Courtesy of Universal Pictures
Relying on psychological thrills with a mix of classic slasher films, “Us” tells a story with outstanding acting and directing.
After the success of “Get Out,” Jordan Peele released his highly anticipated second film “Us,” where a family fights for survival when doppelgängers appear to kill them.
Lupita Nyong’o stars as protagonist Adelaide Wilson, along with Winston Duke as her husband Gabe, and Shahadi Wright Joseph and Evan Alex as their children. Each actor also plays a dual role as their doppelgänger in the family.
The striking contrast between the normal family and their doppelgängers showcases the incredible film direction from Peele and the outstanding acting of the cast, as the film jumps between the frightened, stressed Wilson family and their cold, murderous “red” counterparts.
As a horror film, “Us” relies on suspense and shocking revelations that keeps the audience guessing, and dreading what comes next. Unlike many of the horror films this decade, “Us,” relies on complex character development instead of cheap scares.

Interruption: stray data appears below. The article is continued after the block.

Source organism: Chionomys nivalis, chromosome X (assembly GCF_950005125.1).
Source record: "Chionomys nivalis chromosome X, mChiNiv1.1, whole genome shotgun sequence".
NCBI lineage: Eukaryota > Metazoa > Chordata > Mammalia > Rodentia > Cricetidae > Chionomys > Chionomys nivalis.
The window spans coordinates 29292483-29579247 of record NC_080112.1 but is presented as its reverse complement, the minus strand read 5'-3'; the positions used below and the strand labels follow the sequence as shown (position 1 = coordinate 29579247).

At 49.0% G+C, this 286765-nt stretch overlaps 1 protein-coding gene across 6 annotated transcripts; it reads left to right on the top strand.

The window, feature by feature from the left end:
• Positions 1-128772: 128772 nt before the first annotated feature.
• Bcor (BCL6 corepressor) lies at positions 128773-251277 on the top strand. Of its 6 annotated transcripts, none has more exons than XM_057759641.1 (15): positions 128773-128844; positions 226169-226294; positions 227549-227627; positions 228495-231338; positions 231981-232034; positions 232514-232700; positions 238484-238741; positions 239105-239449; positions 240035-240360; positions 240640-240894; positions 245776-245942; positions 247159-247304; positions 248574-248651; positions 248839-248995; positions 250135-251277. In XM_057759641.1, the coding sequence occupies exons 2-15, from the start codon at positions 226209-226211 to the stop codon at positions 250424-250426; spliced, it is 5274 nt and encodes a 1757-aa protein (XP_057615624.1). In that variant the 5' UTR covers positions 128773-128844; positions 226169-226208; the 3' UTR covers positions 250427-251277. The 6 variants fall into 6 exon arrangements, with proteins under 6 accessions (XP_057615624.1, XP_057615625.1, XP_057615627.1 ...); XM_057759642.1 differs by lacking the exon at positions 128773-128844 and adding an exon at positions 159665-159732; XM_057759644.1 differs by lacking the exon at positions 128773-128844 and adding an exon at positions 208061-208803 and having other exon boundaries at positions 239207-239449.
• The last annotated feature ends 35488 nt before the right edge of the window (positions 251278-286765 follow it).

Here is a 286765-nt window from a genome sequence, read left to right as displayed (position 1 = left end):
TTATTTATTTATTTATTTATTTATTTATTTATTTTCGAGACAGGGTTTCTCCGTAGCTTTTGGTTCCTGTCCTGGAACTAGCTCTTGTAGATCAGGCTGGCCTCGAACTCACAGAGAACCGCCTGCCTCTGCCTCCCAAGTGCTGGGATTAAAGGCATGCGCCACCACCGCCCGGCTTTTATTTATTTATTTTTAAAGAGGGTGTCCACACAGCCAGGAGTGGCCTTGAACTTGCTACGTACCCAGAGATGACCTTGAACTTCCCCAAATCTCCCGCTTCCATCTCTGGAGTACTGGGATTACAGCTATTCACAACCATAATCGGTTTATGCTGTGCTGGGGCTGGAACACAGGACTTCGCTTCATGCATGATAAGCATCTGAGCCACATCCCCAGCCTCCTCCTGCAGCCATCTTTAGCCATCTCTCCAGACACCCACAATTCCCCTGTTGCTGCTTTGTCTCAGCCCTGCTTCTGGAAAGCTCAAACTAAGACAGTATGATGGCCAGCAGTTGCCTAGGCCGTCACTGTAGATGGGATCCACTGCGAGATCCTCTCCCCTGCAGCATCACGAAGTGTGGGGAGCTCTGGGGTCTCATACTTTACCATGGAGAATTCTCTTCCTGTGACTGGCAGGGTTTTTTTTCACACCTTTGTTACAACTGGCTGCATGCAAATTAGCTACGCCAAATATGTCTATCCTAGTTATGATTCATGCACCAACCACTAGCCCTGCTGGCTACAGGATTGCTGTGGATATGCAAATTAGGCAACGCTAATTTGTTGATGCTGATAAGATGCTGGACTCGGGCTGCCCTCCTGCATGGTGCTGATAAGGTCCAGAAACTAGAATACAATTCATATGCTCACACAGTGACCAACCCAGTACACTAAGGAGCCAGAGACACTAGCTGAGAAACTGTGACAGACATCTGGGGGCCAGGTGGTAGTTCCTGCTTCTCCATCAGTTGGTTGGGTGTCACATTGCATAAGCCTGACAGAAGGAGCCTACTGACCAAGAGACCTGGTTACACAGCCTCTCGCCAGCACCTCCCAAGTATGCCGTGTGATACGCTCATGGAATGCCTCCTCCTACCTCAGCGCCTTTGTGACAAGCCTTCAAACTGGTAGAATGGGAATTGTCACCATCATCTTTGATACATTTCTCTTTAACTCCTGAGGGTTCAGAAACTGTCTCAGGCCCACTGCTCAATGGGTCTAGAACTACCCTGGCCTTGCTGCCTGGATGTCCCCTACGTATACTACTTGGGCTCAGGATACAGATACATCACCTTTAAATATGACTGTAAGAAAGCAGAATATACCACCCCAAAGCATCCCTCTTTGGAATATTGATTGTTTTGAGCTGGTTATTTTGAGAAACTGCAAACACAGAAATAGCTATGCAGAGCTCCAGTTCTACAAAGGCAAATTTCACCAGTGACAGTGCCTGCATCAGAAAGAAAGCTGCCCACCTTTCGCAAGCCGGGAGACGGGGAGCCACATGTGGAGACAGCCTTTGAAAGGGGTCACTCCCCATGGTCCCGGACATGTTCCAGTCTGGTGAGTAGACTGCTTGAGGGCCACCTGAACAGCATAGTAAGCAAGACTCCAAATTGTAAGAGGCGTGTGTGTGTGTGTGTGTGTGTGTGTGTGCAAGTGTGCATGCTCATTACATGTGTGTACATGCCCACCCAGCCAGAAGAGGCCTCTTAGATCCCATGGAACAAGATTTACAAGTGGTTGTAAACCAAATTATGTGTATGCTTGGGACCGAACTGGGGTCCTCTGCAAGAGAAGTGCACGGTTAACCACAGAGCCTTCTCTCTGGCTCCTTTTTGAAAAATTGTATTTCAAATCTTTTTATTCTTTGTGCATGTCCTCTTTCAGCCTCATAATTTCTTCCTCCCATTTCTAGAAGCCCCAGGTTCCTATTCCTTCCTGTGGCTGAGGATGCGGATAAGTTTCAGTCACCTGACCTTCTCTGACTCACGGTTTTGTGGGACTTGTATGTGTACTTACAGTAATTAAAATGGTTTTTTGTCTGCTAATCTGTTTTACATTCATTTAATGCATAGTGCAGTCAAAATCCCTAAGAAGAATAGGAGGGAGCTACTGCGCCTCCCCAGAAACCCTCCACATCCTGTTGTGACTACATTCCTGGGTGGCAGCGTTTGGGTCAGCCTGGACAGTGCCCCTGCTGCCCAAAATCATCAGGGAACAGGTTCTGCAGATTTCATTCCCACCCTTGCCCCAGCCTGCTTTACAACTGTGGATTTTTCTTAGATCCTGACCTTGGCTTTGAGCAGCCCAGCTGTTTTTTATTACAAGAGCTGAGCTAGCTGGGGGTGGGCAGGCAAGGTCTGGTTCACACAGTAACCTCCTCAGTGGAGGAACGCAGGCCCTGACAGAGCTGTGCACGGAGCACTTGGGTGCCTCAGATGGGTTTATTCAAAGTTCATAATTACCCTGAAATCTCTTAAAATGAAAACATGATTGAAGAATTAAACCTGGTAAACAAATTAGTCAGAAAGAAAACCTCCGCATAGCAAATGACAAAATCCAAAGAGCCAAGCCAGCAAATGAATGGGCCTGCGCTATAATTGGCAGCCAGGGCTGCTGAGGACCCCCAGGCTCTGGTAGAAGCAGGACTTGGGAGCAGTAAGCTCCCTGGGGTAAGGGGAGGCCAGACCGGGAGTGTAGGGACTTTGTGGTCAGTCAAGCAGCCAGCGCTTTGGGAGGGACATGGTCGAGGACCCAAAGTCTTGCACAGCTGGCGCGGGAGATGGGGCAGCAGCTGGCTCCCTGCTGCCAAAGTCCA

The film starts slow, then grows more cinematic and skillfully choreographed especially during a final fight sequence that feels more like a dance scene.
Humor adds lighthearted moments to the film despite the dark tone and bloody scenes. However, the humor was at times off-putting during major plot points or immediately after a horrific scene, making the film feel at times like it’s not taking itself seriously.
“Us” starts with many questions and ends with even more that conclude without a satisfying answer. The film starts throwing plot points that jumps from a small issue into a worldwide phenomenon with a small explanation. It’s the type of film that even the smaller details like who was murdered or why the scissors can spoil the entire film.
The twists and climax of this movie were both expected but also changed the entirety of the film and demands you re-watch it in order to understand the plot, yet it doesn’t break the film.
The film has more deep and complex themes compared to its Peele’s directorial debut and with its twisted ending and slasher film essence, “Us” is more of a thriller.
For horror film lovers who have been looking for something different from the below average high school slasher, “Us” is a head spinning fright-fest with a great script and outstanding acting that’s worth a trip to the theaters for.